On the third day there was a wedding at Cana in Galilee, and the mother of Jesus was there.  Jesus also was invited to the wedding with his disciples.

The Holy Bible: English Standard Version. (2016). (Jn 2:1–2). Wheaton, IL: Crossway Bibles.

“Cana" may be Kefar Kanna (over three miles from Nazareth), but most scholars prefer Khirbet Kana (over eight miles from Nazareth). Either site would be close enough to Nazareth to explain how the host knows Jesus’ family.

Keener, C. S. (1993). The IVP Bible background commentary: New Testament (Jn 2:1). Downers Grove, IL: InterVarsity Press.

What evidence do we have to decide where Cana was?

Cana is also mentioned in John 4:46. John 2:12 seems to give some indication of the location.

2 Answers 2


Below is a map of the two possible sites and their proximity to a verified Roman road of the time:

  • Khirbet Kana, some 6 or 7km north of the road.

  • Kafr Kanna, about 1km south of the road.

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Map courtesy of www.jesus-story.net

Here is Nathaniel's1 contribution to a discussion with Philip regarding Jesus' birthplace:

And Nathanael said unto him, Can there any good thing come out of Nazareth? Philip saith unto him, Come and see.
-- John 1:46 (KJV)

The map shows where Nazareth is situated in relation to the road. It is roughly the same distance south as Khirbet Kana is north. According to Nathaniel's comment, Nazareth was clearly looked upon as an inferior place to live -- by the residents of Cana at least.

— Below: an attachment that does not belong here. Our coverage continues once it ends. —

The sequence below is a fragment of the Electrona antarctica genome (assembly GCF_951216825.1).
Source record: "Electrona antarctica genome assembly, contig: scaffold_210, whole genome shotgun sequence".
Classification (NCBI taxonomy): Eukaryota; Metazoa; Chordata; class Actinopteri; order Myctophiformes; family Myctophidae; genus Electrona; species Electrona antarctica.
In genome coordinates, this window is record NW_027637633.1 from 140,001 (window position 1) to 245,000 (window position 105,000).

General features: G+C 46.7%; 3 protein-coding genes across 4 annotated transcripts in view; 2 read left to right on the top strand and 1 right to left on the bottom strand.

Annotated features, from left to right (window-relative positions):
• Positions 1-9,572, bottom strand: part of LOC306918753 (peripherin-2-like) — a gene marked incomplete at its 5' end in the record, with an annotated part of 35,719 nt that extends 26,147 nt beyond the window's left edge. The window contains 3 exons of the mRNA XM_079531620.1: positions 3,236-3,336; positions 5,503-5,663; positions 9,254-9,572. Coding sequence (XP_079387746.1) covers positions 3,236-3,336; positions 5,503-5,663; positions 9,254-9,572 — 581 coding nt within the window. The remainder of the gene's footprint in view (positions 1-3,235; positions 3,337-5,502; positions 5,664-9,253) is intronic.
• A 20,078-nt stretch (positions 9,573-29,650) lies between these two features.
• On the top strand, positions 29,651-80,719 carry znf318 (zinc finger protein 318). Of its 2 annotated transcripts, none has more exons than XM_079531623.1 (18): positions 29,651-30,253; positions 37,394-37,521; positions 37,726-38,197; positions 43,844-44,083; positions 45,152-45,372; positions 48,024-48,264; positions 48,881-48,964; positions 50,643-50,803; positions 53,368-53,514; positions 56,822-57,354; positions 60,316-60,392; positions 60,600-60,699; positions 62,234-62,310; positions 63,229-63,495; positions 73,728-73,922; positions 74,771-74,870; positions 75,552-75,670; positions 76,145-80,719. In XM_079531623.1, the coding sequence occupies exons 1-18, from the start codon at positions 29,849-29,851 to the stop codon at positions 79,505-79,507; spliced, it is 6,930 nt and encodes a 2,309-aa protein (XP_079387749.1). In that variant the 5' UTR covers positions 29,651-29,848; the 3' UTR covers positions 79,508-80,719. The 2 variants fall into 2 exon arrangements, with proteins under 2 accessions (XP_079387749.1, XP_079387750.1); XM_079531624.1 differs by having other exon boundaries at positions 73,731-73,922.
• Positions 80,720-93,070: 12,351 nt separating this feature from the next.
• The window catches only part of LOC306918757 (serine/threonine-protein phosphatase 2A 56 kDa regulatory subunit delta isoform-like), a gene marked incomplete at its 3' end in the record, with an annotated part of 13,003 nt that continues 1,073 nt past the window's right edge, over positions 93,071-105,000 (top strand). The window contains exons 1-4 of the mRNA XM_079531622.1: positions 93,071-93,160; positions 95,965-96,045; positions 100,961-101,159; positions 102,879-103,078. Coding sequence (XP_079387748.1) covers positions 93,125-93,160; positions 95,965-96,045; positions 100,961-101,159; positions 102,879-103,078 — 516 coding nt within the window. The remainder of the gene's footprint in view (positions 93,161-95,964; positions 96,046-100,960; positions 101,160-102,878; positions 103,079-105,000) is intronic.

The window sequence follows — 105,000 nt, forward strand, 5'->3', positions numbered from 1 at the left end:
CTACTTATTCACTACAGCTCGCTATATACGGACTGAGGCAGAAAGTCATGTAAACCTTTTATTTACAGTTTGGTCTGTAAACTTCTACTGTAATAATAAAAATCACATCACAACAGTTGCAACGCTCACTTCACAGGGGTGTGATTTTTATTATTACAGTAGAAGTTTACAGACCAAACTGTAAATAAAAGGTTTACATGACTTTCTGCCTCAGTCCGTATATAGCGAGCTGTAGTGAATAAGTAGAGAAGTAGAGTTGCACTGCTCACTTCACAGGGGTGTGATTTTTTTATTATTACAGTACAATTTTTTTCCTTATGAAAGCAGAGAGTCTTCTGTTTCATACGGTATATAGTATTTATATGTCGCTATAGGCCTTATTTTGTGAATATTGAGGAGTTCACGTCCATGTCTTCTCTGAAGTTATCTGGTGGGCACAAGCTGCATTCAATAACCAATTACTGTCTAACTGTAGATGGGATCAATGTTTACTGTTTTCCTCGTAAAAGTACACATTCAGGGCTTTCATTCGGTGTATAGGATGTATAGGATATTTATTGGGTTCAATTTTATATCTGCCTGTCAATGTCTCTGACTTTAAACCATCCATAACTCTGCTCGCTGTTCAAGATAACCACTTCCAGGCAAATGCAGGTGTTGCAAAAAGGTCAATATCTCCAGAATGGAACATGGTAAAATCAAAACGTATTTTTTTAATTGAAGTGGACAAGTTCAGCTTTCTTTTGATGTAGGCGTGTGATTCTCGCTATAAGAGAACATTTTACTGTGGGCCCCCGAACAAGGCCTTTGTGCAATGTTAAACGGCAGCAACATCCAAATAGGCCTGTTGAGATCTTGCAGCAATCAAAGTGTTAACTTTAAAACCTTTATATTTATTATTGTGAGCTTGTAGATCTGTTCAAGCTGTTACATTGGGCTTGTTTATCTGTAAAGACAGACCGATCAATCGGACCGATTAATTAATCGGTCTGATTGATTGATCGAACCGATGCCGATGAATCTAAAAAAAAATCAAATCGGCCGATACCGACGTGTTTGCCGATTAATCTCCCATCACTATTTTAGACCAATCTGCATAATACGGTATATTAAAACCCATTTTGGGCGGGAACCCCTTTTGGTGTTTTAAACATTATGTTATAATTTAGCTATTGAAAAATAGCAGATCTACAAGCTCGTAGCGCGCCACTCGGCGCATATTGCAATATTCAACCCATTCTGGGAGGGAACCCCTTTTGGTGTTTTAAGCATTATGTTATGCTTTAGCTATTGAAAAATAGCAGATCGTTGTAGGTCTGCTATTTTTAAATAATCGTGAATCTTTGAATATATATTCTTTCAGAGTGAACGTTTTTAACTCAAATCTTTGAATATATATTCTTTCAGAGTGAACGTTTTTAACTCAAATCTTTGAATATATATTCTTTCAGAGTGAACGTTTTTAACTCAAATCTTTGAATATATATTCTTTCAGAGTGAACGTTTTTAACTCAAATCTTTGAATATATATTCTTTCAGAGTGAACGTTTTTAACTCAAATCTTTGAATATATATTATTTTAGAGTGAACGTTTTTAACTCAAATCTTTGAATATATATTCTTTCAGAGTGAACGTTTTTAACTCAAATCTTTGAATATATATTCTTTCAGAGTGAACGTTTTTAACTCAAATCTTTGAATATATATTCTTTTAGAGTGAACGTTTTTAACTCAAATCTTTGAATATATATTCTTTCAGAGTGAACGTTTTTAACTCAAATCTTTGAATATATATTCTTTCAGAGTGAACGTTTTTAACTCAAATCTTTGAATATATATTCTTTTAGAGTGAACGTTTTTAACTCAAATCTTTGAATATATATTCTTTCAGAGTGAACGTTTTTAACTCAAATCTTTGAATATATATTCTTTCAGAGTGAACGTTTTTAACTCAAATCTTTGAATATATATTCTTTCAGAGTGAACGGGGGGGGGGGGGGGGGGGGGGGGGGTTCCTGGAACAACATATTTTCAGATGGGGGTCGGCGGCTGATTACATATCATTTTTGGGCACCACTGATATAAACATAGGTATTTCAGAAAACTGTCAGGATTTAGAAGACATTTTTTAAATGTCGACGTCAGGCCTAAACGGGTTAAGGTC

Life in towns like Nazareth and Khirbet Kana would have been much more traditional than places like Cana, since very few travellers passing though the region would have taken the trouble to pay them a visit. Not so Cana, though. Being only a fifteen minute diversion they would have had many visitors, bringing with them money and news and different ways of life. It follows that residents of Cana would view themselves as better-off and more "progressive" than those in towns like Nazareth and Khirbet Kana, who would have been thought of as backward and unsophisticated.

Based on Nathaniel's comment (and its implications), the traditional site of Kafr Kanna still remains the most likely candidate for first century "Cana of Galilee".


  1. John 21:2 provides evidence that Nathaniel was a resident of Cana, and so his perception about Nazareth was likely not uncommon at the time.

Robert Young states the following in his Analytical Concordance 1879 :

All we can make out is that Cana was not far from Capernaum, and on a more elevated situation. The traditional site is at Kefr Kenna a small village 4.5 miles N.E. of Nazareth.

Of the other contender, Young states :

A rival site is further north, a village about 5 miles north of Sepphoris and 9 from Nazareth near the present Jefat, the 'Jetayata' of the Jewish wars. This village still bears the name of Kana-el-jelil which is the exact representative of the Hebrew original (as is Kenna widely different from it) and it is in this fact that the superiority of the northern Kana seems to rest.

  • I believe the tendency to go with the northern Cana (also called Khirbet Kana) is because it is closer to Capernaum (John 2:12),
    – Perry Webb
    Feb 1, 2018 at 21:07

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